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  • “Wise Enough to Play the Fool”: Robert Armin and Shakespeare’s Sung Songs of Scripted Improvisation
  • Catherine A. Henze (bio)

Primarily known as Shakespeare’s comic actor after William Kemp, Robert Armin was also an author in his own right and a solo improvisatory comedian. Most critics believe he joined the Chamberlain’s Men in 1599 prior to As You Like It, initiating a shift in Shakespeare’s comic role.1 However, as Frederick Sternfeld notes, not only was Armin a “wise fool,” but his advent brought with it an increase in singing.2 Further developing Sternfeld’s observations, I have discovered that the increase was substantial, and that, consonant with Armin’s background as an improvisatory artist who turned his comedic acts into pamphlets, the singing was often what I term “musical scripted improvisation.” That is, songs were either interrupted with dialogue and/or their words were revised from their versions in the music sources.3 These alterations might appear to the audience to be spontaneous, but they are actually part of the script. Although scholars have studied myriad topics such as music in productions by the children’s acting companies, [End Page 419] the impact on Shakespeare’s plays of the move to Blackfriars, Armin’s singing in individual roles, Shakespeare’s clowns and fools, and music in Shakespeare’s plays, the comic actor’s connection to song has not received adequate attention, particularly with regard to improvisation.4

In support of Sternfeld’s thesis, my research demonstrates that after Armin’s arrival, singing increased in Shakespeare’s solo-authored dramas from an average of 1.25 songs per play to 3.44 (204 percent) and from 9.95 lines of singing per play to 29.75 (226 percent).5 Moreover, the percentage of plays with songs increased from 55 to 81, while the relative number of those songs that are fragments of fewer than four lines decreased by almost half, from 32 to 18 percent. These increases, far greater than the 16 percent increase in Shakespeare’s comedies and romances, are “statistically significant.”6 More important than the increases, however, is the alteration in songs and song fragments, collectively termed “songs.” After Armin, the “skilled mimic”7 seems to have sung 70 percent of the songs that were interrupted with spoken dialogue. In addition, word revisions occurred in just 12 percent of the songs before Armin, but afterwards, their frequency doubled to 24 percent, with Armin singing up to 62 percent of the revised songs. Interestingly, there were also more singers involved. Considering only plays with songs, that number increased from 1.55 singers per play to 2.54. While, expectedly, the relative percentage of songs sung by comic actors (primarily Armin) increased from 12 to 33 percent, the number of songs by female characters also increased, from 6 to 18 percent. Critics have aptly noted that it is Shakespeare’s marginalized characters, such as comics and women, who more often sing, and it would seem that this practice applies particularly to songs after Armin’s arrival.8 Might these boy actors have been trained by Armin?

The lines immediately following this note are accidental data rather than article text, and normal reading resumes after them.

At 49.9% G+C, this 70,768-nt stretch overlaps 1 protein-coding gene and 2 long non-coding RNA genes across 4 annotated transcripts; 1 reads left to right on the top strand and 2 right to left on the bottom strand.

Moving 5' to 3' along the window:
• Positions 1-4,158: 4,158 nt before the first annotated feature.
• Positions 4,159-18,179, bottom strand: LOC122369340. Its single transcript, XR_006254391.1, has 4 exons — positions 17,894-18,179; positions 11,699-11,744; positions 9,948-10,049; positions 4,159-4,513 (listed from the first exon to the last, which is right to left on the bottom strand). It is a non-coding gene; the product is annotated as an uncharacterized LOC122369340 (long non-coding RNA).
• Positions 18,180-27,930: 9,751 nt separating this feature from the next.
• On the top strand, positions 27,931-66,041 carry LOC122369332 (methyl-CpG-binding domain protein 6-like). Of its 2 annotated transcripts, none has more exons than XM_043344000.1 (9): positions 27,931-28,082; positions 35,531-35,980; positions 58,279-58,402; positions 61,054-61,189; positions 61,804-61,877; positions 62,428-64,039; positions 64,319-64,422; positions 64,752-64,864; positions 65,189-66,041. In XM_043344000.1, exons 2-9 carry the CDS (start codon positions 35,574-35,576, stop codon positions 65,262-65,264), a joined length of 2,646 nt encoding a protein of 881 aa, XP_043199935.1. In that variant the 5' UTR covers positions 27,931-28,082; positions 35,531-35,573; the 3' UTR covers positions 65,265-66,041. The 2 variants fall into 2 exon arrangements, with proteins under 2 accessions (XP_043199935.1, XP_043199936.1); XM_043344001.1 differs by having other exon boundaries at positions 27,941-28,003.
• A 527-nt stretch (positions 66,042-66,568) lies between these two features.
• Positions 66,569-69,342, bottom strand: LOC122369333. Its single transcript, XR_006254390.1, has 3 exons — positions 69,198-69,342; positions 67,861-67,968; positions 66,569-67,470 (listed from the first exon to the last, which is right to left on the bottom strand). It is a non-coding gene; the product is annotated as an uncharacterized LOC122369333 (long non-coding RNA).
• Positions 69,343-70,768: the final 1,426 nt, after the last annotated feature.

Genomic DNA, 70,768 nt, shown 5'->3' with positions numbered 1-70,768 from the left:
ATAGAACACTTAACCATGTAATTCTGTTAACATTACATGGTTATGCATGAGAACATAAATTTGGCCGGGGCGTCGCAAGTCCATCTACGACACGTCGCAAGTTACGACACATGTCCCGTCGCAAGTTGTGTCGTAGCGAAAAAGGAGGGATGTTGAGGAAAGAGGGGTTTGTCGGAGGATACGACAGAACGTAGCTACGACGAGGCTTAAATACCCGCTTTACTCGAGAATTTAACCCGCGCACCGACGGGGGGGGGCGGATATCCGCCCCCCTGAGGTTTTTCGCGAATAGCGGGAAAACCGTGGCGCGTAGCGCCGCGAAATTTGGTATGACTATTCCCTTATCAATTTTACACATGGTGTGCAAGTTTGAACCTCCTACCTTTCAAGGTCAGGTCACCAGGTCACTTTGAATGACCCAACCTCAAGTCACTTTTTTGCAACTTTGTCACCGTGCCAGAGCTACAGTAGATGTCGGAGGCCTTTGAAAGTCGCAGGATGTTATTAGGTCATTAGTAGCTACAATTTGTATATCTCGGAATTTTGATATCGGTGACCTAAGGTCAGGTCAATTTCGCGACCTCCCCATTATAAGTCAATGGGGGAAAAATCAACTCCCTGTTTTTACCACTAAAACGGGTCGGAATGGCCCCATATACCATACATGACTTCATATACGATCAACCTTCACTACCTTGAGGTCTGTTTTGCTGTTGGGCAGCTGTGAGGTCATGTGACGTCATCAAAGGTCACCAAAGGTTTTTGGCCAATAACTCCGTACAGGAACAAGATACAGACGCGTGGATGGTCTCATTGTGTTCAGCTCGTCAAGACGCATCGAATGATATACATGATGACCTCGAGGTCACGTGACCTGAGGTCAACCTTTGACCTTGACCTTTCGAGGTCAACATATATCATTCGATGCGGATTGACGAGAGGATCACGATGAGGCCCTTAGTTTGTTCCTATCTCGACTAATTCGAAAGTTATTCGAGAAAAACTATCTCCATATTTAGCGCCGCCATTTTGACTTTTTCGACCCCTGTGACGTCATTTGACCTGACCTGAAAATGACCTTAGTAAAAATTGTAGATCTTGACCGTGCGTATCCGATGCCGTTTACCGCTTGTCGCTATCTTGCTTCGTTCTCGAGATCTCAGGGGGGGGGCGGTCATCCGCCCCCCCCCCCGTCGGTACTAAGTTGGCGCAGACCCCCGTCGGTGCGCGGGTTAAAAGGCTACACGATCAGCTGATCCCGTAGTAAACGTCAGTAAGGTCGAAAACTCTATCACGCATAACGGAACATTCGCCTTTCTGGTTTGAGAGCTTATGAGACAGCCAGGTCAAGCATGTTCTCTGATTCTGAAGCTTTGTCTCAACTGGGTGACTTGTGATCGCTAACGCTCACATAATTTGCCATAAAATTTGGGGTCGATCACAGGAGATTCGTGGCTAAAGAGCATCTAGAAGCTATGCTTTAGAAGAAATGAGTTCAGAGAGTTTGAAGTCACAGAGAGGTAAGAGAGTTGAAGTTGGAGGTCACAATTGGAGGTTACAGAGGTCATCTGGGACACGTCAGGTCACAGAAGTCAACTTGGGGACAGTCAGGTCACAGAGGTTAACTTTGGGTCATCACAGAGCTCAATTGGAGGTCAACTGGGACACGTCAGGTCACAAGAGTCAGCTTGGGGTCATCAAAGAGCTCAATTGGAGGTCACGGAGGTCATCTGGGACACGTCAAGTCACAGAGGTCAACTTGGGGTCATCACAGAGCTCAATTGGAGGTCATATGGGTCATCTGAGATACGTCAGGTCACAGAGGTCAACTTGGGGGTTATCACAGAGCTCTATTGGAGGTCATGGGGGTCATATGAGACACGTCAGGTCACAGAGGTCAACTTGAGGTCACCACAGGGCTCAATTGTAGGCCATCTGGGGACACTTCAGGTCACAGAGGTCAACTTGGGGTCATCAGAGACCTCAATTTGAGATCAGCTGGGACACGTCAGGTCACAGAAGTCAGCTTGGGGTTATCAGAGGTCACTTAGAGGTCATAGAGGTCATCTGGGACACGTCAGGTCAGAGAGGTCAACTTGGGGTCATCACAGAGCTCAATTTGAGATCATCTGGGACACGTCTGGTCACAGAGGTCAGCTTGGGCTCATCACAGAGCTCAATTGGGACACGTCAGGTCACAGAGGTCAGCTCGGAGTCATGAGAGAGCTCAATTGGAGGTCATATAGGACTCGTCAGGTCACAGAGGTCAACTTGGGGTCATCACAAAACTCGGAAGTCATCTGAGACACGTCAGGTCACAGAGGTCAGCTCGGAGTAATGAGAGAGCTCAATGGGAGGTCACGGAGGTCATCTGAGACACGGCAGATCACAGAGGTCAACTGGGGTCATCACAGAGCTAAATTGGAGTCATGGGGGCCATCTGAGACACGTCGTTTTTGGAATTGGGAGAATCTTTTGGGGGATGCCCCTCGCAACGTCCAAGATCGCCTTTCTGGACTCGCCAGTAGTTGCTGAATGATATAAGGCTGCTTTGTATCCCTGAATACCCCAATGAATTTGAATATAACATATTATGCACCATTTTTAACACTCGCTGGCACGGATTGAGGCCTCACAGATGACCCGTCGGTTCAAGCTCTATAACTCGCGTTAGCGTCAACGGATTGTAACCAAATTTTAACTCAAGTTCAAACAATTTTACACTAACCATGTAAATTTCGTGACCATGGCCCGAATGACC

After examining Armin’s life and additional possible impacts on the changes in singing, I examine the form and function of two songs from Twelfth Night, which I present in reconstructed editions, followed by interpretation of the music combined with analysis of the lyrics and surrounding text.9 As Tiffany Stern states, play-specific songs—which did not matter “less than words”—contributed to plays’ meanings, and are “so performative as to be already semi-‘lost’ when without their music.”10 Throughout this inquiry, fully lost songs constitute a principal textual challenge. At least four songs, almost all pre-Armin, have been lost, and I have accounted for this in my study.11 Stern observes, “songs are less likely [End Page 420] to be written by the author than other bits of text,”12 and further explains that the material production of the plays explains this loss. Composers, not playwrights, wrote the music, almost always asynchronously with the writing of the plays, often long before its use in a drama. Many of the songs were already known to the audience...


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pp. 419-449
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